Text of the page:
Autumn is not how I expected it to be, moving to this area as an adult. I miss the colors fall brings everywhere east of us. Here, Japanese maples, oaks, and gingkoes also shed leaves in shades of yellow, red, and brown. But they are mere accents to the more abundant eternal greens clinging to pine, citrus, and bamboo trees scattered all over the region. Some nights could be foggy or overcast until early morning, leaving damp sidewalks and dewy trees. By midday, the fog usually gives way to sunny and windy afternoons.
Right now, I’m alone, eating leftover pad thai from the takeout dinner I shared with my brother last night. Sitting at a desk at the back of an open area with two rows of desks where graduate assistants park their belongings. Four feet separate the two rows, each desk in a row set apart by enough room to push a chair back and sit.
The professors we work for occupy small offices bathed in eastern sun, their own little havens outfitted with bigger desks, built-in bookshelves, glass windows and glass-topped walls and doors that give them some privacy.
I’ve closed the door to the whole office. I relish this tranquil hour of solitude when I can chill out as I listen to easy music and eat lunch. Everyone else has left for the mid-day break and won’t be back for at least an hour.
I’ve been working in this office for three months, but I still don’t feel I’m in my element. I’m learning it isn’t enough to be part of a group with common interests, working in one place. Maybe, I need more time. I’m the newest graduate assistant, and though we’re all art practice majors, I want to specialize in what the art world today might consider an obscure or ancient art form—illuminated manuscripts. An art form which flourished in the medieval period, the printing press pushed it into near extinction.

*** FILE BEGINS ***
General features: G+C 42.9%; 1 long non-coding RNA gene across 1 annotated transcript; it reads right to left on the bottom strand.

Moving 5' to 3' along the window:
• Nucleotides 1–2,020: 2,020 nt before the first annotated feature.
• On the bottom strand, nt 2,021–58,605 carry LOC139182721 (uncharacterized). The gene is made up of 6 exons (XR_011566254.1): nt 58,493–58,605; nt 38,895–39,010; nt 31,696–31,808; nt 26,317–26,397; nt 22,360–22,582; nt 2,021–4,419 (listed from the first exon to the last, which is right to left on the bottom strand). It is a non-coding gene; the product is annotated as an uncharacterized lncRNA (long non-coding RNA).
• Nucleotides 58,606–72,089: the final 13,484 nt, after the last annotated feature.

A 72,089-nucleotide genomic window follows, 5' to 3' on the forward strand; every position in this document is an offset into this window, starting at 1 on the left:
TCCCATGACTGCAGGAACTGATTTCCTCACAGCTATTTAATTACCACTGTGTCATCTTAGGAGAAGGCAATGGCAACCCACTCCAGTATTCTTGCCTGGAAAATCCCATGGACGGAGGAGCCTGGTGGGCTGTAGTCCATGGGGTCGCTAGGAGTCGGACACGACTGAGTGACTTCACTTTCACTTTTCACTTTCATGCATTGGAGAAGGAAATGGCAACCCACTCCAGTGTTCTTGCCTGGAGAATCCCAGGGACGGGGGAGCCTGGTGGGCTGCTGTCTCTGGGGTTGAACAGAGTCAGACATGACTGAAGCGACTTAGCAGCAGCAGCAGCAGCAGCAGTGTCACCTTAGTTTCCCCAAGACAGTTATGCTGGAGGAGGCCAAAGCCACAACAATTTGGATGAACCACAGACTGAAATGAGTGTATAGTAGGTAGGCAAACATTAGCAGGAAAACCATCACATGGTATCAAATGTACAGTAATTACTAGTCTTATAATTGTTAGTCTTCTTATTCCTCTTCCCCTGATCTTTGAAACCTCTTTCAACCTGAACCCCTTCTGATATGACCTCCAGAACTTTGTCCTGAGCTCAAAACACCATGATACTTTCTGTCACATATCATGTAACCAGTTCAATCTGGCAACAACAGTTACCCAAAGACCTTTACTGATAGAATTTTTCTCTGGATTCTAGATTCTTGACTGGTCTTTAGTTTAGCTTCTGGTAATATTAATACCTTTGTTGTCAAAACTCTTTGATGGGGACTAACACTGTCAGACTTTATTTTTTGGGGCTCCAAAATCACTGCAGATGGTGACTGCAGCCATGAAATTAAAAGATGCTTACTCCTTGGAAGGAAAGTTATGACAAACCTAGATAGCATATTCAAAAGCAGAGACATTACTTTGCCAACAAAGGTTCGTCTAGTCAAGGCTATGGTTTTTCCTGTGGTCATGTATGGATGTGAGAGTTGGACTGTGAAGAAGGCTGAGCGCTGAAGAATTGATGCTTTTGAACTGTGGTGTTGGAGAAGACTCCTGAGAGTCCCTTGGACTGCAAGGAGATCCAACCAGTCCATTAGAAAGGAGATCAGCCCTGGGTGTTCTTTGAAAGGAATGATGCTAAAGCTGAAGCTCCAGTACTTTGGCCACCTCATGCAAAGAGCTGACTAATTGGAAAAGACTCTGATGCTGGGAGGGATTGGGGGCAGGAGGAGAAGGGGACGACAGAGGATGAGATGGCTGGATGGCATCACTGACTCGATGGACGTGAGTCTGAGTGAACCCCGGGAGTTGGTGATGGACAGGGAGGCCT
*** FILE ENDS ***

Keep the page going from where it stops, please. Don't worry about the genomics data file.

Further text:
In between slurping long rice noodles pinched between wooden chopsticks, I scan the news on artnews.com on my laptop—the usual way I pass this hour.
A headline catches my attention:
Long Lost Fifteenth-Century Illuminated Manuscript Found?
I put noodles and chopsticks down across the top of the plastic bowl of half-eaten pad thai and lean my body a little closer to the screen.
Art goes missing, too. Like people. Sometimes for a long time. Every piece of art also needs a home, not necessarily its place of origin. Take the famous Mona Lisa. Except for the two years a thief kept it in a suitcase, depriving the public a quick or long view of it, the painting has resided in the Louvre since the early sixteenth century. The king of France had bought it from Italian painter Leonardo da Vinci.
Most readers would be indifferent to this news of a newly recovered illuminated manuscript if it had been reported by general news sources. They may never have heard of medieval manuscripts, nor cared about them if they knew what they were. A few may wonder why or how manuscripts could be illuminated.
Artists might know a thing or two about them from art history classes, but most artists attend college to sharpen their skills and become better painters, sculptors, conceptual artists, performance artists.
But I’m neither one of those artists, nor a reader with a passing interest in art. To me, this is big news.
Among the four of us who work for Professor Adam Fischl, I’m something of an odd fish, not only because I’m rootless. As far as I can tell, no other graduate student in the art department gets excited about medieval illuminated manuscripts. The creation of illuminated manuscripts is a minor genre compared to canvas or panel painting, or sculpture, or conceptual art. You could even argue it’s a dead art. But it was a major and thriving genre during medieval times.